“Arteta won’t rotate, Arteta needs to buy a new centre forward… say the same old things enough and they become almost believable.”

    You forgot another criticism that is now being thrown at Arteta, he doesn’t play enough teenagers. Too cautious is another one. If only he’d of gone for it at The Etihad we’d of won the League.

    Poor old Arteta, he just does nothing right!

    If only these know-alls managed football teams then they could put their expert opinions to the test. But they don’t, and I can only assume that’s because they are actually rubbish at it, so instead they just bang away on a keyboard typing things such as “Those of us who complain about the academy are not wrong !”

    You see, they KNOW they are right.

    All these people that KNOW IT ALL, simply wasted banging away on a key board. Our loss I suppose.

  2. Interesting that Amanda Staveley is selling her shares in Newcastle after 3 years and was part of the plan. So was she the face of the club so the government got involved so the Newcastle purchase went through?

  3. Whenever I see kids playing football I am always struck by the inability to use their left feet. I took my neighbours 8 year old in my garden and made him use his left to trap, pass and shoot. He now is comfortable using both feet and at 10 has just been signed onto Norwich City’s books.
    Next job is to keep telling him that he has to work because so many don’t get any further.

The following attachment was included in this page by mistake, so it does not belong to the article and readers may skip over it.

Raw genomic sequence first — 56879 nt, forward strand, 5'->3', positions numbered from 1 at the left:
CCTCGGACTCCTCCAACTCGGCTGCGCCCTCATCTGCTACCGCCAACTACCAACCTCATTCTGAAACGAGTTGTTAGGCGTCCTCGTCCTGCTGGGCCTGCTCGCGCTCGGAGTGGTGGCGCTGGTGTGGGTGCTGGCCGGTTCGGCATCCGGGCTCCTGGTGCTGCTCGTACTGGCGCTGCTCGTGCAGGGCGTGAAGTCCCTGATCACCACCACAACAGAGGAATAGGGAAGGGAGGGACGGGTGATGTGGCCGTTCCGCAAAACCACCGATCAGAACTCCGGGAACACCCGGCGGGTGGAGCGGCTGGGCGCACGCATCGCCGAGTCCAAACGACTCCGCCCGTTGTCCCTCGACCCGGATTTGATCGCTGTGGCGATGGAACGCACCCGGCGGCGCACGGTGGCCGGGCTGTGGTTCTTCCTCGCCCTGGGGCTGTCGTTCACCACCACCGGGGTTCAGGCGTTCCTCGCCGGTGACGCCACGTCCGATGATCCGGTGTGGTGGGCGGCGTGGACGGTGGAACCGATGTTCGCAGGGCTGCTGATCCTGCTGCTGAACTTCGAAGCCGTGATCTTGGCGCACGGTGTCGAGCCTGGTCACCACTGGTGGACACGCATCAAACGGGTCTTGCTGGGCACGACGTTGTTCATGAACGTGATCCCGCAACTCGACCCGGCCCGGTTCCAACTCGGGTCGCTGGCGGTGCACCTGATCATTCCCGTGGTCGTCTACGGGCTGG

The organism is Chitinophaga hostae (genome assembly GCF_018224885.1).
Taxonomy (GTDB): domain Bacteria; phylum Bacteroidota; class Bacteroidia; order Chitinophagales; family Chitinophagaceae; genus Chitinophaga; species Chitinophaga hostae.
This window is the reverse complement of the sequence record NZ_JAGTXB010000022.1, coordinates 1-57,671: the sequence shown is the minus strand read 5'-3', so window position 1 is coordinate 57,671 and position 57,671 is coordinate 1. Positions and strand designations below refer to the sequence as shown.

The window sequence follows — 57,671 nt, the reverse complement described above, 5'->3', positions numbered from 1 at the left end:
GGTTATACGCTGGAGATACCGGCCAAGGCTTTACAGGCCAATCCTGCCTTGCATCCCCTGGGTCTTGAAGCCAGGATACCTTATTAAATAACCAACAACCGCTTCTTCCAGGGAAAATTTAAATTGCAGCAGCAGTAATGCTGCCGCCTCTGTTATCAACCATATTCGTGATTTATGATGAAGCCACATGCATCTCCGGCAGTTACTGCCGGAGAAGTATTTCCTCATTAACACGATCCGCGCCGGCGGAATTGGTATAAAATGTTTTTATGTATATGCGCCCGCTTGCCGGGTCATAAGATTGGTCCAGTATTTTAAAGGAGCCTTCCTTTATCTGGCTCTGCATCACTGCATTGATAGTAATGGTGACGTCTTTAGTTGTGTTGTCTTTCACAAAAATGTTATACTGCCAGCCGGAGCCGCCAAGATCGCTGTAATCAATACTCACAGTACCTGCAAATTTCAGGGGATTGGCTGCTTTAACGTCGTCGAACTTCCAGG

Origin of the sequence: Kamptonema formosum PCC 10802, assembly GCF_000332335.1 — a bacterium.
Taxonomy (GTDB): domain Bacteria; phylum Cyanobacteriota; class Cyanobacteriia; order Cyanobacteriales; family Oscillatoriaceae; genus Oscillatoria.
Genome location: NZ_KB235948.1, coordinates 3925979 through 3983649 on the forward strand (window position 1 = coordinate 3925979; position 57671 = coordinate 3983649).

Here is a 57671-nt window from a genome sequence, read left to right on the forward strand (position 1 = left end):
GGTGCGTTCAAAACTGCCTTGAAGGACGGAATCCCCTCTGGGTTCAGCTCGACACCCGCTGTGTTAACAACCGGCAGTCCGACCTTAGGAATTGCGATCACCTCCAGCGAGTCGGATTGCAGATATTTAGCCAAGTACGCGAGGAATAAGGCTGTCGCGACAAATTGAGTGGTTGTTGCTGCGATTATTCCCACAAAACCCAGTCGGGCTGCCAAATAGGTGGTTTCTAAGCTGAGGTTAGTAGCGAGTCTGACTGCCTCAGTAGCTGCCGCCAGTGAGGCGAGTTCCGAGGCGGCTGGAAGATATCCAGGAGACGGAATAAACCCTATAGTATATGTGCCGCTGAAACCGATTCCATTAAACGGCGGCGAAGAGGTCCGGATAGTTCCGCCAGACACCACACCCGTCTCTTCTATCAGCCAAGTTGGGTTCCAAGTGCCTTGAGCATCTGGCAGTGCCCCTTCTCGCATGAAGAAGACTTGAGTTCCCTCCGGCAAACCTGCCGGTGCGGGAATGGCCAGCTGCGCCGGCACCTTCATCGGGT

4. Good job Porter. I did the same with my son when he was ten and right-footed. In one summer, he became two-footed. I have never understood how striker made it to the top of the game using only one foot. It never seems to occur to them they could practice until perfect.

    Tony, i always found playing tennis against lefties to be particularly tricky. They spin the ball like no other.

  5. Mike :- I am in ball skills ambi and pedidextrous it was a great advantage playing squash in local leagues . I often knocked up right handed and then switched to left as the match started. Worked a treat.

  6. Mike and porter


    As a right footed player I was never coached on my left foot, never! Luckily for me it wasn’t utterly useless, to the extent that I was actually played on the left wing more often than the right. It certainly helped develop may ability with my left foot, but never to the same level as my right.

    What I found was, instinctive actions such as crossing, controlling, passing, were probably at a level of 80/90% of my right foot.

    But there was no way I could take a dead ball kick, corner, freekick or penalty, with it as I would say it was as low a 20% the quality of my right foot.

    On your point of coaching. When I was a teenager in the 70’s I don’t remember any coaching for your ‘wrong’ foot.